Mar 13, 2023

Blind Paralympian Reaching New Heights

Beacon Stories

Isaac Jean-Paul was diagnosed with X-linked juvenile retinoschisis (XLRS) at the age of two. Isaac was always set on being a professional athlete, and now he’s a Paralympian, winning bronze in the long jump in the 2020 Games and breaking the high jump world record three times.

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Inspired by his collegiate basketball Hall of Fame mom, Isaac Jean-Paul has always been determined to be a professional athlete from an early age. Isaac doesn’t remember a time he wasn’t playing sports, but he also doesn’t remember a time when he was fully sighted.

Isaac was diagnosed with X-linked juvenile retinoschisis (XLRS) at the age of two. But Isaac’s eye doctors advised his parents to let him navigate his disability on his own and to not hold him back from anything.

“I didn't identify with my disability until I got much older,” Isaac recalls. “When I was younger, I just thought, this is how everybody sees.”

Growing up, Isaac started to realize he was different than his peers in school when he had to sit in the front of the class or use large print textbooks. But when it came to sports, like football and basketball, he felt more comfortable in his own skin and like there was an even playing field for him.

After not making the high school basketball team, Isaac tried out for the track team instead. Although his coach thought he was fast, Isaac wasn’t a fan of sprint training. So he turned to the high jump and later broke the school record during his senior year.

Coach Odel, Isaac’s high school track coach, gave him the second chance he needed to start over in a new sport and the boost in confidence he needed at an important time in his life.

“When I was younger, I felt invincible, like my vision didn't matter,” says Isaac. “I had my eyes set on being a professional athlete. It wasn’t until I got older that I started to identify as an athlete with a disability. Now I’m the blind high jumper or the blind long jumper.”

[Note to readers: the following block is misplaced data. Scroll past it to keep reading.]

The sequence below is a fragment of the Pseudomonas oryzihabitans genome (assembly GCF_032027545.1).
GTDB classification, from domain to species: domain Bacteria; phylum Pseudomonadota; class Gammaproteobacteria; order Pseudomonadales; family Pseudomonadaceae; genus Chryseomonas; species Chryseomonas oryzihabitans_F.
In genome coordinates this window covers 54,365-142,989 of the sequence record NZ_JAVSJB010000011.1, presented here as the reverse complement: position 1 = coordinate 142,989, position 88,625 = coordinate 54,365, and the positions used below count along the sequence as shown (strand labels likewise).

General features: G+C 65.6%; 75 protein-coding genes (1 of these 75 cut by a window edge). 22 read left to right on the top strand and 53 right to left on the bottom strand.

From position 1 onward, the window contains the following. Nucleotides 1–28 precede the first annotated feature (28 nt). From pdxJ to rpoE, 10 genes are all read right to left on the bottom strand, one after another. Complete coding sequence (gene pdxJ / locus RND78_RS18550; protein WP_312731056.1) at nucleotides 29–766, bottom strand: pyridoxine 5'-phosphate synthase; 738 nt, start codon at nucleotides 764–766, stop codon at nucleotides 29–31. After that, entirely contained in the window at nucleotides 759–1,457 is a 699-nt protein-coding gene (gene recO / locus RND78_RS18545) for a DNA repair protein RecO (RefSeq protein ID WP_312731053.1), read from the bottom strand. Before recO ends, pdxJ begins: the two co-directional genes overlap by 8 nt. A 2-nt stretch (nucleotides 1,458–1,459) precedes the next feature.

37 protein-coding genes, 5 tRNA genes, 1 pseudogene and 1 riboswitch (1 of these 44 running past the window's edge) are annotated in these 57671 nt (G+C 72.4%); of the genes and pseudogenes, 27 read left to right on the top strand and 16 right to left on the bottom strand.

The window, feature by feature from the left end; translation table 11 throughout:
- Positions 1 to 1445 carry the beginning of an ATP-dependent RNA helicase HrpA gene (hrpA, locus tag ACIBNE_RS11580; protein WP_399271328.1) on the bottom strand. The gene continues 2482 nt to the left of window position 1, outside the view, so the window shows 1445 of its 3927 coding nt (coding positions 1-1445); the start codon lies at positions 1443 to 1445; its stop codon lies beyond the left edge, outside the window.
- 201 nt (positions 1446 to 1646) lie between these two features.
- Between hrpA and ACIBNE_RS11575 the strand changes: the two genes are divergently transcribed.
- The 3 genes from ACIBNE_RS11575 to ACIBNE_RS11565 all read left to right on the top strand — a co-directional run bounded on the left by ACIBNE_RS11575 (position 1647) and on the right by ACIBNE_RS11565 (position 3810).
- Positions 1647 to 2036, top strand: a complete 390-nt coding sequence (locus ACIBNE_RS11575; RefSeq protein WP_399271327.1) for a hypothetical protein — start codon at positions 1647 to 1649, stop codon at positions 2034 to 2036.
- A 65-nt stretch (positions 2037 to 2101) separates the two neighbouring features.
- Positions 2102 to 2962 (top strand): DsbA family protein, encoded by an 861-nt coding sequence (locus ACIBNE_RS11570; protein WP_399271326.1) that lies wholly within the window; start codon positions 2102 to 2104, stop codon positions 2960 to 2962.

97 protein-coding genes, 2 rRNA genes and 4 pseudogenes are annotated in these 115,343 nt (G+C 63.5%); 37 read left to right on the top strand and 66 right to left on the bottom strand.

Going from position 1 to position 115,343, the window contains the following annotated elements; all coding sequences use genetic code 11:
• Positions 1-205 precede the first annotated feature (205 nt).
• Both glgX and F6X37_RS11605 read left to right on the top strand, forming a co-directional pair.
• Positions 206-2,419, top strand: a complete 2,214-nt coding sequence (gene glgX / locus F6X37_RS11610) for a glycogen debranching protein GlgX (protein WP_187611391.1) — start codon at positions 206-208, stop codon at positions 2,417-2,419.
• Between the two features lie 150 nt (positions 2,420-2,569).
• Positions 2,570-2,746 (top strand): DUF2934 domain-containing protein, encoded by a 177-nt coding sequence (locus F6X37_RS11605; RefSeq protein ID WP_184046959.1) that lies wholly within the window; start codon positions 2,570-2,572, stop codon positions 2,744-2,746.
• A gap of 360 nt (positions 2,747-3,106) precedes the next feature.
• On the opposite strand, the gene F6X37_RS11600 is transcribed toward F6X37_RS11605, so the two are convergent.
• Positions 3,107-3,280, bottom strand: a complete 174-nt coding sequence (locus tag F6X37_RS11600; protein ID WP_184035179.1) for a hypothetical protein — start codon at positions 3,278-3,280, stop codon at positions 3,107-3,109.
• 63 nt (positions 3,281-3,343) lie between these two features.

Isaac soaring in the air over the bar for the high jump.

In 2017, Isaac met Markeith Price, another visually impaired track and field Paralympic athlete, and he introduced him to the idea of participating in the Paralympic Games. Isaac then made the Paralympic track and field world championship team for the high jump, where he broke the world record three times, winning gold. And in the 2020 Paralympic Games, he placed third in the long jump, receiving a bronze medal. Isaac’s personal record in the high jump is 7’3”.

“I do have limited vision; I still see some, but I think the most beneficial sense that I have is my sense of feel,” says Isaac. “My vision loss never stopped me from believing in myself.”

Isaac credits his amazing support system for all his success. He was always encouraged to try new things and never limit himself.

“A lot of people in my life gave me the confidence that I can be something, that I can do something,” says Isaac. “And it just corresponded with the career that I'm in.”

Isaac is also the track and field coach for adaptive sports at San Diego State University, coaching alongside fellow Paralympian Ahkeel Whitehead.

“I love the phrase of ‘be your own superhero,’ so that’s what I like to teach my athletes,” says Isaac. “Growing up with a disability is difficult, and there's going be a lot of people that put you in a box and make you believe that you can't do certain things. So I want to instill a certain confidence in my athletes about their disabilities. Your disability can be your superpower.”

Many of the students Isaac works with come in believing they can’t do the tasks he gives them. But their actions and successes make it all worth it for Isaac.

In addition, Isaac is currently training to qualify for the upcoming Paralympics and Olympic teams. 

“When you look at me, you wouldn't say, ‘oh, this guy is blind,’” says Isaac. “When I try to explain my vision to people, they often don't believe me because of the stuff that I'm able to do. There was a time when I just felt by myself and like there was no one I could relate to, but finding the Foundation Fighting Blindness has made me feel like I’m not alone.”

Check out the Mental Health Awareness Month video featuring Isaac.